Retro Match: England put NINE past Scotland in 1961

England 9 Scotland 3 Wembley 1961

April 15th, 1961 – England 9 Scotland 3, Wembley Stadium

A long, long time ago football matches used to have a lot more goals. There used to be more space on the pitch, players had more time. Teams lined up with five actual forwards. Sure, British football probably wasn’t as good as the British thought it was and yes, the continentals did things a little differently or better, but on occasion, you’d get a proper goal-fest at a British ground and it was amazing.

Back in the day, there also used to be such a thing called the British Home Championship – where England, Scotland, Wales and Northern Ireland would meet in a four-team group annually and battle it out to see who was the best home nation.

Starting in 1884, this tournament ran for 100 years – concluding with Northern Ireland winning it in 1984.

And it is the 1960-61 edition that we head to for today’s retro match – and a day where England put NINE past the Auld Enemy at Wembley.

Jimmy Greaves was on fire, scoring a hat-trick. Johnny Haynes was sublime in midfield passing the ball with vision and finesse. And Frank Haffey, in goal for Scotland, had a nightmare that he would never really live down.

England led 3-0 at half-time, the Scots pulled two back to gain some false hope. It was 5-3 with 15 minutes remaining before England moved through the gears to score another four.

And this was not a bad Scotland side, in fairness – Dave Mackay, Ian St John, Denis Law and Billy McNeil lined up for them. England were not the team they would go on to become, either – Bobby Charlton, then 23, Greaves, then 21 were surrounded by the likes of the legendary Jimmy Armfield, Bobby Robson and captain Haynes.

Armfield reflected on the game for the Guardian back in 1999.

“England-Scotland games were ultra-competitive. I’m sure little has changed there but then half the Blackpool team was made up by Scots. We used to play five-a-sides against each other but it became so physical that the manager put an end to it.

I remember about half a dozen unforgettable games against Scotland but easily the most memorable was the 1961 game when we won 9-3. It was incredible we beat Scotland like that because they had some top players at the time, like Dave Mackay, Denis Law, Davie Wilson and Billy McNeill. But you have to remember that we were scoring a lot of goals.

We put eight past Mexico, five past Wales, five past Northern Ireland, five past Wales and three past Italy. Jimmy Greaves was running hot and we felt that we just had to get the ball to him for him to score.

Jimmy got a hat-trick that day. Bobby Smith got a couple. Bobby Robson got one and the passing of Johnny Haynes was out of this world. Frank Haffey, in the Scottish goal, came in for a bit of stick afterwards but to be fair we were really on song.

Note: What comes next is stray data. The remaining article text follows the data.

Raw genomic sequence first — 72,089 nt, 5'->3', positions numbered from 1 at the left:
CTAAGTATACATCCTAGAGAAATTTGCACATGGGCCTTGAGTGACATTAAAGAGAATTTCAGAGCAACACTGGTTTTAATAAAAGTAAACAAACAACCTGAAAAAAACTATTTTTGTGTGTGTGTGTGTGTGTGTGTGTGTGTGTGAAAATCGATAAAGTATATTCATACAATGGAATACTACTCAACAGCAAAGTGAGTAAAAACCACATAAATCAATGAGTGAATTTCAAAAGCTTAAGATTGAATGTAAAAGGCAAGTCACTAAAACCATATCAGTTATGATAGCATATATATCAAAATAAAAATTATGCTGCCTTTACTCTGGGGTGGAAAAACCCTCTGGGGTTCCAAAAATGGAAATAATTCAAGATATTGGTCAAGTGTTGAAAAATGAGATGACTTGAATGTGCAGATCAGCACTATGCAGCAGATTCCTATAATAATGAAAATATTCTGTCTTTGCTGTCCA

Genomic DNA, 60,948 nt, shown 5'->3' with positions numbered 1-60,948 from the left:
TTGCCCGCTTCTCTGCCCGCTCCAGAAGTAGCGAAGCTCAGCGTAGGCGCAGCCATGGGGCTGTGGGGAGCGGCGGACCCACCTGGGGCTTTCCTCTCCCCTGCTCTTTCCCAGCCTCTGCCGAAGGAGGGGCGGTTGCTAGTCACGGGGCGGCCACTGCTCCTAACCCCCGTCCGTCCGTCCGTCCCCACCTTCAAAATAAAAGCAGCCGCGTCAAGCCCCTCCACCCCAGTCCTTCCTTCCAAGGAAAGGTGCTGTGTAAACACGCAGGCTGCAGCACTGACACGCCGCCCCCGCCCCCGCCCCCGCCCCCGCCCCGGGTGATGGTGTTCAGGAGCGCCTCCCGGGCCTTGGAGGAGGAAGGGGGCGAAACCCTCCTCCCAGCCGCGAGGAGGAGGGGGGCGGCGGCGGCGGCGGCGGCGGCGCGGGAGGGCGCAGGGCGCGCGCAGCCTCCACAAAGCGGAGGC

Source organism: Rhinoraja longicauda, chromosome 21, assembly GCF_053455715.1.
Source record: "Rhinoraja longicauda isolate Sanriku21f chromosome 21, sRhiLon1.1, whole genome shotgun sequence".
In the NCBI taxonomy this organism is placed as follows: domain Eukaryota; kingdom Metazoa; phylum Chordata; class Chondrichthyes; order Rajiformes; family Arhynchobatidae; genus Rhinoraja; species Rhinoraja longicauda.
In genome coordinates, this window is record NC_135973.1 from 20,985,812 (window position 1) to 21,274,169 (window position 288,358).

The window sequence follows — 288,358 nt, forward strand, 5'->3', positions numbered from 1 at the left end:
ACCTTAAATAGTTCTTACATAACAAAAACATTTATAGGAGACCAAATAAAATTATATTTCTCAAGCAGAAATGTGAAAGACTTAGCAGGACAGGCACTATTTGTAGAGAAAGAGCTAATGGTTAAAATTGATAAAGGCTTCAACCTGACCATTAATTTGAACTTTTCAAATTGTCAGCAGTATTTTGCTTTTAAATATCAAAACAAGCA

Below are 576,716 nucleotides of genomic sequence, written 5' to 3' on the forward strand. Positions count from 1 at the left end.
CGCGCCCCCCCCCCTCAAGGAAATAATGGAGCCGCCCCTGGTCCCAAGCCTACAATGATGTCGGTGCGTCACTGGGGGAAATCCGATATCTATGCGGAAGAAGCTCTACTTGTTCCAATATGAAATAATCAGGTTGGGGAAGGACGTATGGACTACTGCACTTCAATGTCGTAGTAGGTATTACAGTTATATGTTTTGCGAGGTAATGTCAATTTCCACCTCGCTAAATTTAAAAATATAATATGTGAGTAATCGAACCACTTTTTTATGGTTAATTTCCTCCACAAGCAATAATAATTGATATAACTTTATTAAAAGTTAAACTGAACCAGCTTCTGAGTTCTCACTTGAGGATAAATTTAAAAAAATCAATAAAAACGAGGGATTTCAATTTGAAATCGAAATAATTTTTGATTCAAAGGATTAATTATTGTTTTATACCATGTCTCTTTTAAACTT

There was little in the way of TV footage in the early 60s, so maybe we all remember ourselves as better players than we really were. But if memory serves correct we very pretty tasty in that match.

Every time we played Scotland the tension was unbelievable. I first remember playing against them at Hampden Park in 1960 and the crowds there then were about 120,000. When we drove to Hampden the streets were lined with people and it wasn’t to wish us happy Christmas. In fact, they all seemed to want to show us their wedding ring fingers!

That time we drew 1-1 and we should have won it. We were leading 1-0 and after Scotland equalised Haynes hit the bar and it came out. That night some Glasgow papers showed that the ball was clearly over the line. The next time we met, at Wembley in 1961, there was a bit of daylight between us.”

Greaves would go on to remind his buddy St John of the day repeatedly on Saint and Greavsie and would often refer to Haffey, who was never capped again. However, in Greavsie’s autobiography, he was a little more understanding, saying: “It’s true he had a poor game, but Frank wasn’t the only Scot who didn’t perform well that day. In truth, I don’t think any international team of the time could have lived with England that day. Johnny Haynes was outstanding.”

Scotland striker Law had this to say;

“No self-respecting Scot would want to talk about this match. I would not dream of putting the blame on any one player but Frank Haffey himself admitted that on any other day he would have stopped at least five of the goals. Johnny Haynes and Jimmy Greaves could not believe their luck. We gave them the freedom of Wembley.” 

Greavsie, as ever, had the final word;

“We paraded the great “Haynsie” around the Wembley pitch as if he were the FA Cup at the end of a match in which he touched perfection. My abiding memory is of Dave Mackay charging murderously at any Englishman in possession in the closing stages. My Scottish mates in the game, like Dave, Denis Law and of course the Saint (Ian St John) carry the scar of that demoralising defeat to this day.” 

England would lift the British Home Championship this season, one of a record 54 titles.

Frank Haffey would go on to emigrate to Australia, his career never truly recovering.

Scotland would, of course, get some kind of revenge in 1967 – beating England 3-2 at Wembley on April 15th (funny I didn’t choose that one) to become the self-proclaimed ‘World Champions’ given that, you know, England won the World Cup and all that in 66.